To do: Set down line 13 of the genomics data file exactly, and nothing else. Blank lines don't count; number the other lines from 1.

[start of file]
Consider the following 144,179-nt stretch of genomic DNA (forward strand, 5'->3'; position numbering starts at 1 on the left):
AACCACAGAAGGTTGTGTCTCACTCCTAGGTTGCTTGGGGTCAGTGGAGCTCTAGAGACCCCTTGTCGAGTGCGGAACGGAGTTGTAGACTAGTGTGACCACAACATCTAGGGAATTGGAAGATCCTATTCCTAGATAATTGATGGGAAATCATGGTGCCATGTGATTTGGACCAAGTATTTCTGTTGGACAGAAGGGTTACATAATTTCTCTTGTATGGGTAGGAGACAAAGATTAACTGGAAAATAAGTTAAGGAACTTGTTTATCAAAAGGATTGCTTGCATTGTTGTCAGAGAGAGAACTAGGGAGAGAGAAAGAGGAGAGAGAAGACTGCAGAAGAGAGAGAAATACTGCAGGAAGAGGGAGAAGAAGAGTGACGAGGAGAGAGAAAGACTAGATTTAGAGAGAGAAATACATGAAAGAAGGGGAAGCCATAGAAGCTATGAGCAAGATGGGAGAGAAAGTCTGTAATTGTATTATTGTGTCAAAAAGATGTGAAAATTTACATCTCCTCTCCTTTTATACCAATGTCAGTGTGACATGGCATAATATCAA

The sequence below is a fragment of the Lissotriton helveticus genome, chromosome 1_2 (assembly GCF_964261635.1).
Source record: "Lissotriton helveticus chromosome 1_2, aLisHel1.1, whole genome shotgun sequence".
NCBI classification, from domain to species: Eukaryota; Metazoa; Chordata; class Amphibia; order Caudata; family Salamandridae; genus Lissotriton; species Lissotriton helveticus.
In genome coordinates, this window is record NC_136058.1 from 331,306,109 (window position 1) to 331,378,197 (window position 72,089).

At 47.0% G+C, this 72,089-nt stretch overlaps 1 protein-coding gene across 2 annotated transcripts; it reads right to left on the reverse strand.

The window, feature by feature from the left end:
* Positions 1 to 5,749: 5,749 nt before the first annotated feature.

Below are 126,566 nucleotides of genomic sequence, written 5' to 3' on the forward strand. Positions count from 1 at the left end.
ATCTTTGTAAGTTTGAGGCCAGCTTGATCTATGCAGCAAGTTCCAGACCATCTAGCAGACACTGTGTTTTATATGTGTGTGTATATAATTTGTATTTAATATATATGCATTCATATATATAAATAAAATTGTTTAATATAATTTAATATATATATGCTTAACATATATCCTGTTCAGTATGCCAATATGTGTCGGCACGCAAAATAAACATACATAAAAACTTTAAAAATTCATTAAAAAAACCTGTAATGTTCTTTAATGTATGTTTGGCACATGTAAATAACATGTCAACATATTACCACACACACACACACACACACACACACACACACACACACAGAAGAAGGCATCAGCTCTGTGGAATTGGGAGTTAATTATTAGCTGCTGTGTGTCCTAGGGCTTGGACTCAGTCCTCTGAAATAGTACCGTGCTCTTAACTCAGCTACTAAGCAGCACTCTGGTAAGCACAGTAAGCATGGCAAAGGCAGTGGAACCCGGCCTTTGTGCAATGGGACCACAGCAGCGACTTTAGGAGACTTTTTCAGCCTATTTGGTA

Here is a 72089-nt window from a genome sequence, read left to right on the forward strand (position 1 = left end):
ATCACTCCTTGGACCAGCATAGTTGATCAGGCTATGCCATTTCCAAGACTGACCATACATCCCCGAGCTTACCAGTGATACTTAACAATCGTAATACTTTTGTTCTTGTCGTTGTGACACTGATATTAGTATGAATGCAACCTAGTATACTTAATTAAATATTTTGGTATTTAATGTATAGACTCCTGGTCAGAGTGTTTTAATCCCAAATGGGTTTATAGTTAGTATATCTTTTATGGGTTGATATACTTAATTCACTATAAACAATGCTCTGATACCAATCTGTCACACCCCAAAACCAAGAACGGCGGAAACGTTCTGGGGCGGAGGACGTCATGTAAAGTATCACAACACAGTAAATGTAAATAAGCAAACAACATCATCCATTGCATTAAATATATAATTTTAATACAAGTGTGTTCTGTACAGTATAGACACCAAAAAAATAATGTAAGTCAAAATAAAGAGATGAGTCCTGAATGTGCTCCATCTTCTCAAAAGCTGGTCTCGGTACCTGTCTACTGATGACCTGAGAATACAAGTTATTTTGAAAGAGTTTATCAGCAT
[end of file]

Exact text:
ATCACTCCTTGGACCAGCATAGTTGATCAGGCTATGCCATTTCCAAGACTGACCATACATCCCCGAGCTTACCAGTGATACTTAACAATCGTAATACTTTTGTTCTTGTCGTTGTGACACTGATATTAGTATGAATGCAACCTAGTATACTTAATTAAATATTTTGGTATTTAATGTATAGACTCCTGGTCAGAGTGTTTTAATCCCAAATGGGTTTATAGTTAGTATATCTTTTATGGGTTGATATACTTAATTCACTATAAACAATGCTCTGATACCAATCTGTCACACCCCAAAACCAAGAACGGCGGAAACGTTCTGGGGCGGAGGACGTCATGTAAAGTATCACAACACAGTAAATGTAAATAAGCAAACAACATCATCCATTGCATTAAATATATAATTTTAATACAAGTGTGTTCTGTACAGTATAGACACCAAAAAAATAATGTAAGTCAAAATAAAGAGATGAGTCCTGAATGTGCTCCATCTTCTCAAAAGCTGGTCTCGGTACCTGTCTACTGATGACCTGAGAATACAAGTTATTTTGAAAGAGTTTATCAGCAT